Stanwyck’s on-screen gravitas and star appeal were heard in her worthy introduction to the boys. Like Forsythe’s narration, had this series been made this intro could have been easily added to the theme tune. It’s disappointing this wasn’t a pilot in its own right, as she set up Toni and her boys’ characters beautifully.
I strongly felt however that this script was out of place in the Charlie’s Angels series. The boys’ inclusion contradicted the premise of the host show. This plot weakened these strong female characters who now suddenly needed a man to help them. It seemed Charlie had taken his girls back to the dark ages, this plot device at odds with his Angels characters who had for the previous seasons and episodes shown themselves as quite able to look after themselves.
Stanwyck had on-screen warmth and rapport with all the cast. This includes the voice of John Forsythe on the speakerphone. Surprisingly, Toni didn’t have a scene with the man playing Charlie’s back (as it is only John Forsythe’s voice in the show) which would have been a nice touch for these old friends. I was relieved there was no budding romance or romantic chemistry between the Angels and Toni’s Boys. (As well as Toni and Charlie).
Unlike Charlie, Stanwyck’s feisty and older character joined in the investigation more actively. This showed Toni as a strong and sassy character. Stanwyck’s role was increased substantially in the latter half of the programme when she goes undercover. This with her boys and the Angels at Durano’s gala, where the plan is the Angels’ appearance will distract Durano, the men will spring into action and Tiffany will be rescued.
Toni’s strengths were seen as she convinced Durano with her undercover story. This had Stanwyck donning a Southern accent and her flirty banter with Durano. She later causes a scene and Stanwyck has an active role in the ensuing brawl.
After watching the whole of this episode I felt it was a shame that Toni and Charlie didn’t team up their detectives for more episodes. Stanwyck’s presence as Toni in this episode showed her as more of moral support than Charlie and Stanwyck was a great asset to this episode.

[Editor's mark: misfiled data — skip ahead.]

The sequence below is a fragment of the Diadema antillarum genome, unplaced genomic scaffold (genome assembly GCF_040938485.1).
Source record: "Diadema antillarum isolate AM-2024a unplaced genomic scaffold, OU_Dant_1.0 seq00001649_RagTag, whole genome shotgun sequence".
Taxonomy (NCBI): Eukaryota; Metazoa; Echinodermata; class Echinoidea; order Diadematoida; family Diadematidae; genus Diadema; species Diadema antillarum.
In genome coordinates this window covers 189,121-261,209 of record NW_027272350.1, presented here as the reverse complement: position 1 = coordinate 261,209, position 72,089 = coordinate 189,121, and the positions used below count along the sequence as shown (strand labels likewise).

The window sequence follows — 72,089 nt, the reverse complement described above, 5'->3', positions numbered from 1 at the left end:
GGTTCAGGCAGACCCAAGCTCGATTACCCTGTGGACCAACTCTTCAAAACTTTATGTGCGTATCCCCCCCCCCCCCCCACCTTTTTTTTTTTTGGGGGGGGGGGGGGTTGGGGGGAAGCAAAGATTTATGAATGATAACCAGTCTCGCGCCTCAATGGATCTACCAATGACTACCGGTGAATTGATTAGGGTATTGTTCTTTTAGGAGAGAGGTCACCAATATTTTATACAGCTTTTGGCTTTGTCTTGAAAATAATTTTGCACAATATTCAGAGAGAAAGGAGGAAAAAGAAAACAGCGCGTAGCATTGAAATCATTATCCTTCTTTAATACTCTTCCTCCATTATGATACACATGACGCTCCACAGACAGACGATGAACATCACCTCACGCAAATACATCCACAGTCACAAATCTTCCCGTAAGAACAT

Not long after this episode in a crazy turn of events, Forsythe and Stanwyck reunited in a future Aaron Spelling production. This was in less than six degrees of Aaron Spelling separation.
Stanwyck’s Toni’s full name was Antonia Blake and one year later John Forsythe became Blake Carrington in Dynasty. This soap introduces us to the cast of this show’s spin-off The Colbys. Barbara Stanwyck had a major role in this spin-off series. This character she took after her 1980s roles took flight in her penultimate role in the 1983 mini-series, The Thorn Birds .
Weeper Rating: 0/10
Handsqueeze Rating: 🙂🙂🙂/10
Hulk Rating: /10
This review was added to Pale Writer‘s Barbara Stanwyck Blogathon. Other reviews with this cast include Barbara Stanwyck in The Colbys and Dynasty. John Forsythe also stars in Cruise into Terror and Dynasty. Jaclyn Smith and Shelley Hack starred in The Love Boat. Cheryl Ladd starred in Happy Days. Tanya Roberts is tributed HERE. Robert Loggia starred in Prizzi’s Honor, Big and Jagged Edge. David Doyle starred in The Fall Guy, Hart to Hart and Fantasy Island. Bob Seagren in Dynasty, Fame and Buck Rogers in the 25th Century. Bruce Bauer appeared in Knight Rider. Stephen Shortridge in Say Anything, Murder She Wrote and The Love Boat. Andy Romano in Columbo and M*A*S*H.